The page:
Rivers v. Birnbaum, supra, was the perfect vehicle for the Second Department to clarify the rule. It was a medical malpractice action that had a sympathetic plaintiff, a mother who claimed the doctors, hospital, and other health professionals, who cared for her during her pregnancies missed obvious warning signs of gynecological cancer she since has suffered from. At the conclusion of discovery, after the Plaintiff filed the Note of Issue and Certificate of Readiness, many of the defendants moved for summary judgement; they used affidavits from experts, however, that they had not previously disclosed. If there had been a hard and fast rule, as many believed Constr. by Singletree, Inc. v. Lowe, supra, provided, then the defendants would have been precluded from relying on those experts’ affidavits. The trial court, however, even though the plaintiff cried foul, considered the defendants’ experts’ affidavits and granted the defendants summary judgement. The Second Department upheld the decision, and its reasoning is enlightening.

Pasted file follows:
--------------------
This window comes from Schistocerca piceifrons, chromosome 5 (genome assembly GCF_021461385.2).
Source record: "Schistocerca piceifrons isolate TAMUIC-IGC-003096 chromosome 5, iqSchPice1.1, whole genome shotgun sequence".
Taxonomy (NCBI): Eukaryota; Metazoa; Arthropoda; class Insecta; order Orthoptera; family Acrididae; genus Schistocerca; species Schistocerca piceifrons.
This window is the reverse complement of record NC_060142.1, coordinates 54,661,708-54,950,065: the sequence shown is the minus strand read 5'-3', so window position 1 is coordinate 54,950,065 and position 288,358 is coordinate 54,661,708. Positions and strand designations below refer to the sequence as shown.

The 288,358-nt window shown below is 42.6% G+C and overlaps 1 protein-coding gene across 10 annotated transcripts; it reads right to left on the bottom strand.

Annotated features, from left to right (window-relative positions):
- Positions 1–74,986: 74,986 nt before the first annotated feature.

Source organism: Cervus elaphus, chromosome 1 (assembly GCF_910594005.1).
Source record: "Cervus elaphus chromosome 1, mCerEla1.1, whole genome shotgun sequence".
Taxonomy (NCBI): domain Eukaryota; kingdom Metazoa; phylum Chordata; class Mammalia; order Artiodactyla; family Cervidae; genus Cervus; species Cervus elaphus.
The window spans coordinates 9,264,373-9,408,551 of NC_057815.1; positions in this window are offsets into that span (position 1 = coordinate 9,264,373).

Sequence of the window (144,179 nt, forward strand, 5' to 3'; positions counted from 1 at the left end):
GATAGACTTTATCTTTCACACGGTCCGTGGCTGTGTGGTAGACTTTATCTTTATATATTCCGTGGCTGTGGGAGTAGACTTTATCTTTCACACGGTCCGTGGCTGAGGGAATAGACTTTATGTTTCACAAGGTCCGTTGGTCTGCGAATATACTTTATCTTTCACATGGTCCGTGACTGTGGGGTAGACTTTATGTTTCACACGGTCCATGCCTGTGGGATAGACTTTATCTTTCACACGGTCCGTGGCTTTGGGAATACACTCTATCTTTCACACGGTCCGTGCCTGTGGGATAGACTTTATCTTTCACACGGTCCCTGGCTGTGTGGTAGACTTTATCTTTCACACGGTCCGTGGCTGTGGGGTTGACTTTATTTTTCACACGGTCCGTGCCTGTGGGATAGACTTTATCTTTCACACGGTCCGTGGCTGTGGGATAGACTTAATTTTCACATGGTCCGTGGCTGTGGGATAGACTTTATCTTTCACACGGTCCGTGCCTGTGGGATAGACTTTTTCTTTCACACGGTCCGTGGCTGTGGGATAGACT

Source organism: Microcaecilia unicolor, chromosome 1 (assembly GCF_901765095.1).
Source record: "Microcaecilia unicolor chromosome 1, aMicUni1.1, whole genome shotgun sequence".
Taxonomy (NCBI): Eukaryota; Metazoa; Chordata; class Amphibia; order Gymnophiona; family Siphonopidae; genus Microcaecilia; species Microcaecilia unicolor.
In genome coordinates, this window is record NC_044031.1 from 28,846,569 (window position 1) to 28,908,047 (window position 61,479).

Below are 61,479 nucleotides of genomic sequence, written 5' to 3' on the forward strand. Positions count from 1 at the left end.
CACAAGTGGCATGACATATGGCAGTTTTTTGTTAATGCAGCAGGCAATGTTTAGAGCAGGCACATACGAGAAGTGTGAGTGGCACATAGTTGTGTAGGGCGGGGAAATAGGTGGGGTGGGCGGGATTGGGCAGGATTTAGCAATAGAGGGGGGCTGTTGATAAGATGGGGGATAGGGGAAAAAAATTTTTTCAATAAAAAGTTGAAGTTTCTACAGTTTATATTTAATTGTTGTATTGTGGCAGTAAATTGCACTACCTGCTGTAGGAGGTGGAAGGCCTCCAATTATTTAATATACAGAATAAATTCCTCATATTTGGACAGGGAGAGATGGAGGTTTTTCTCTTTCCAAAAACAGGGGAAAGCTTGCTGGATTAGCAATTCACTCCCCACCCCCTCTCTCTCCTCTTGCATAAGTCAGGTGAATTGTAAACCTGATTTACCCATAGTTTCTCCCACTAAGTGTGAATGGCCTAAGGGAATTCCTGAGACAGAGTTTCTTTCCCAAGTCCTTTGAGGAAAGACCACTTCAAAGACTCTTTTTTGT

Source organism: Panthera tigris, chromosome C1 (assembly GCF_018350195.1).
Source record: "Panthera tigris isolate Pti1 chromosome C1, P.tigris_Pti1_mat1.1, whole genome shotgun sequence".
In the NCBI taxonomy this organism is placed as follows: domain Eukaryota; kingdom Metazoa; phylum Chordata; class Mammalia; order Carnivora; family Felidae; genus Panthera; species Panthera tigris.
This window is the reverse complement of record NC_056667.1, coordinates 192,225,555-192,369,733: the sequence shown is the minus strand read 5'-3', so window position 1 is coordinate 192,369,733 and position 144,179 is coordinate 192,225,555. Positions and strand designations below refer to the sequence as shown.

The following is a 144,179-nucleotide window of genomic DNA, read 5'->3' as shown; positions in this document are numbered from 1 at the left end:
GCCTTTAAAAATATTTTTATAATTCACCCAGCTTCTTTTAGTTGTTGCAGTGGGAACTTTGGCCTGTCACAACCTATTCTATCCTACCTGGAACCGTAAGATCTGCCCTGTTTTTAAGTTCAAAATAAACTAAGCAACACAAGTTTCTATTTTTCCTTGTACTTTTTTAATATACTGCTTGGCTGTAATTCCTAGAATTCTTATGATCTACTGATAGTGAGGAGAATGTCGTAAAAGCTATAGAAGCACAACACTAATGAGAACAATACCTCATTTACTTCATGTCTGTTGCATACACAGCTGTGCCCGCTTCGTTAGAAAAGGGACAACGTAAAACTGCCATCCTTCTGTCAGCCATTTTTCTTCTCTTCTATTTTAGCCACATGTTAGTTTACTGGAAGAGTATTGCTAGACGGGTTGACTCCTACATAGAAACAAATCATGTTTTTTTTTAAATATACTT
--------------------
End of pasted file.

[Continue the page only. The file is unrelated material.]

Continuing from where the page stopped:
The main point behind the Second Department’s decision in Rivers v. Birnbaum, supra, is that the central purpose of a motion for summary judgement is to determine whether there is a genuine issue of material fact that requires a trial; if there is one, the motion must be denied. As the court said, precluding a party from relying on an expert’s affidavit merely because it did not disclose the expert prior to the conclusion of discovery, would not necessarily achieve that goal. Rivers v. Birnbaum, supra,102 A.D.3d at 42, 953 N.Y.S.2d at 243 (2nd Dept. 2012). In other words, an arbitrary decision to uphold an unclear deadline, may not be the best way to ensure that justice between the parties to a given lawsuit is done. What makes this guiding principal even clearer is that the Second Department explicitly stated that a trial court could impose strict deadlines for the completion of expert’s disclosure and, as long as the deadline was clearly set beforehand, the trial court could sanction a party for violating it. Rivers v. Birnbaum, supra, 102 A.D.3d at 39, 953 N.Y.S.2d at 241 (2nd Dept. 2012).